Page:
Flavoured e-liquids – you either love them or hate them. But a new study shows they may be necessary for smoking cessation with e-cigarettes.
The findings show that 76.4 percent of participants successfully quit smoking by vaping a flavour they liked, while 25 percent became dual users.
“Of the 20,836 adult frequent vapers, nearly 16,000 had completely switched,” from smoking to vaping, while 5,000 were “dual users” who were smoking and using e-cigarettes.
The recently released peer-reviewed research from the Centre for Substance Use Research (CSUR) was funded by Fontem Ventures and was published in the Harm Reduction Journal.
The study concludes that flavours play a critical role in attracting – and retaining – smokers in vaping, directly contributing to tobacco harm reduction.
It also suggests that restricting access to flavours may discourage smokers from even trying vaping, as flavours may make the habit more appealing to quit.
“Restricting access to non-tobacco e-cigarette flavors may discourage smokers from attempting to switch to e-cigarettes.”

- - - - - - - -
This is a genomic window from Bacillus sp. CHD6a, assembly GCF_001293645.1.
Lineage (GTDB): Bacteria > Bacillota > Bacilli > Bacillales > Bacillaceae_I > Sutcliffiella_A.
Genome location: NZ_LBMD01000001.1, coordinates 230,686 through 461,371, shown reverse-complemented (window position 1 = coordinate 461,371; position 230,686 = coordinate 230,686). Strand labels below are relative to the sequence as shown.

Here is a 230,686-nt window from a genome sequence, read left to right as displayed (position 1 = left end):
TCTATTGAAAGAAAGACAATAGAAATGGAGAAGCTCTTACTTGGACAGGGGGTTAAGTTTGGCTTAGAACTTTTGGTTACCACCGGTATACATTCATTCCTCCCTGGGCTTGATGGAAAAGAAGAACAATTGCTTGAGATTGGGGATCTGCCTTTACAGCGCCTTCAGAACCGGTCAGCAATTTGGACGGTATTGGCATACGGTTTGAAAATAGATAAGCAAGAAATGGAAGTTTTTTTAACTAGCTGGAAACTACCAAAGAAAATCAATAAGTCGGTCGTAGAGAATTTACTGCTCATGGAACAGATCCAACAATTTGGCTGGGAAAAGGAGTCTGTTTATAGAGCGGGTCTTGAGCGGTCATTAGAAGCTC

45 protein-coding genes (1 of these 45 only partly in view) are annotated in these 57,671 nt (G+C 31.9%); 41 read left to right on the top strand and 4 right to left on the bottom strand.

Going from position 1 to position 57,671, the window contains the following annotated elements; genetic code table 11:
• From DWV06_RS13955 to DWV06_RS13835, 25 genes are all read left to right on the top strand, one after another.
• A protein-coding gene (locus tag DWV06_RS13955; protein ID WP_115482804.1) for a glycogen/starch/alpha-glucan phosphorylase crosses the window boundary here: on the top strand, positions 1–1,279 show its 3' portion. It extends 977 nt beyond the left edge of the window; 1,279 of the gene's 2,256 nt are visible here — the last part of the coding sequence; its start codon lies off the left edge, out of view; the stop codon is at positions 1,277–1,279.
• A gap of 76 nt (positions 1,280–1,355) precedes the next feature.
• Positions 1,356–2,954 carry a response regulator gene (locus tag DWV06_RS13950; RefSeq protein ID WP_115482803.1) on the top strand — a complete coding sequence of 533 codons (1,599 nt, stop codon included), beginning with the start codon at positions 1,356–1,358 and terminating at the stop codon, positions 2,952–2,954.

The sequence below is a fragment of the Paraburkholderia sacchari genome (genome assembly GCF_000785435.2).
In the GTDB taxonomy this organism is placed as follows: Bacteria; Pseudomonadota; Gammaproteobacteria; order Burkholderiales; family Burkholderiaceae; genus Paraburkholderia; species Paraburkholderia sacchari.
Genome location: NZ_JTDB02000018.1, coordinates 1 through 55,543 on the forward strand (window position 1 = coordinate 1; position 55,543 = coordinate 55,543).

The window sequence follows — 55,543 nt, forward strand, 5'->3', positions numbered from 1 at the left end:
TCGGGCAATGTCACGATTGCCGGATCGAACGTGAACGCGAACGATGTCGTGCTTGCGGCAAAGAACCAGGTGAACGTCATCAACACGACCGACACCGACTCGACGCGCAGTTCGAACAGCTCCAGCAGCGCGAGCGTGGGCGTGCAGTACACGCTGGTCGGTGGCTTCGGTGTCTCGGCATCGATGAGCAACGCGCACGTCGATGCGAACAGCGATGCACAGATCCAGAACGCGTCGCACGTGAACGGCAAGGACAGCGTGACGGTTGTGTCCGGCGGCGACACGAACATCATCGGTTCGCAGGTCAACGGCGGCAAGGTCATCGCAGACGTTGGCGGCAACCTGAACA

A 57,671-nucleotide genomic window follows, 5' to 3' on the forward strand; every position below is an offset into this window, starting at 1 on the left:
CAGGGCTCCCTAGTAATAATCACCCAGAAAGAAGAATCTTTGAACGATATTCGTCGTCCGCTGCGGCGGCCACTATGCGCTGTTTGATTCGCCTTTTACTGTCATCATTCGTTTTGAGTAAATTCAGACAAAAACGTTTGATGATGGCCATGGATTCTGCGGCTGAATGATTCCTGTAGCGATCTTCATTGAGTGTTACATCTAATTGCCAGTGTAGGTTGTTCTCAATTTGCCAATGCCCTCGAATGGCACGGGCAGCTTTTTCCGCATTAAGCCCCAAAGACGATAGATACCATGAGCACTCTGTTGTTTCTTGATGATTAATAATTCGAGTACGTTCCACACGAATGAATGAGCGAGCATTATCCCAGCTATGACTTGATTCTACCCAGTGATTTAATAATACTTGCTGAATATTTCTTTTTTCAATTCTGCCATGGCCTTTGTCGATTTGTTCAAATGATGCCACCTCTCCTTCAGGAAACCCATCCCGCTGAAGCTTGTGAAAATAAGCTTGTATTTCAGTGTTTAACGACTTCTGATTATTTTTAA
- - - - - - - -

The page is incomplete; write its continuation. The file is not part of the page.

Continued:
One of the largest studies of its kind to focus solely on flavours, the CSUR study assessed the first flavour and current e-liquid products used by over 20,000 adult frequent vapers in the US. The majority of frequent vapers who had completely switched from smoking cigarettes to using vaping, were shown to have increasingly likely initiated vaping with non-tobacco flavours, and to have transitioned from tobacco to non-tobacco flavours over time.
The research also shows the popularity of certain types of e-liquids in the US market. Over 82 percent of the 20,000 people surveyed prefer fruit/fruit beverage juice, 68.5 percent prefer dessert/pastry flavours while tobacco and menthol flavours ranked as the fifth and sixth most popular currently used flavours.
Fruit flavours have grown in immense popularity too, from 17.8 percent of first purchases made before 2011, to 33.5 percent of first purchases made between June 2015 and June 2016.
While some markets are taking a stance against flavours which could be deemed ‘child-friendly’ or resemble confectionary items, controversy remains over inciting non-smokers to vape and helping smokers stub out the habit. Understanding the role that flavours play in the American population’s use of e-cigarettes, and the impact that flavoured e-cigarette products have on the US population’s use of more harmful tobacco products, like conventional cigarettes, has been identified by the US Food and Drug Administration (FDA) as a public health research priority.
The aim of this study was to assess the first e-cigarette flavor and current e-cigarette flavors used by a large group of regular vapers to see how flavour preferences vary by cigarette smoking status and time since first e-cigarette purchase.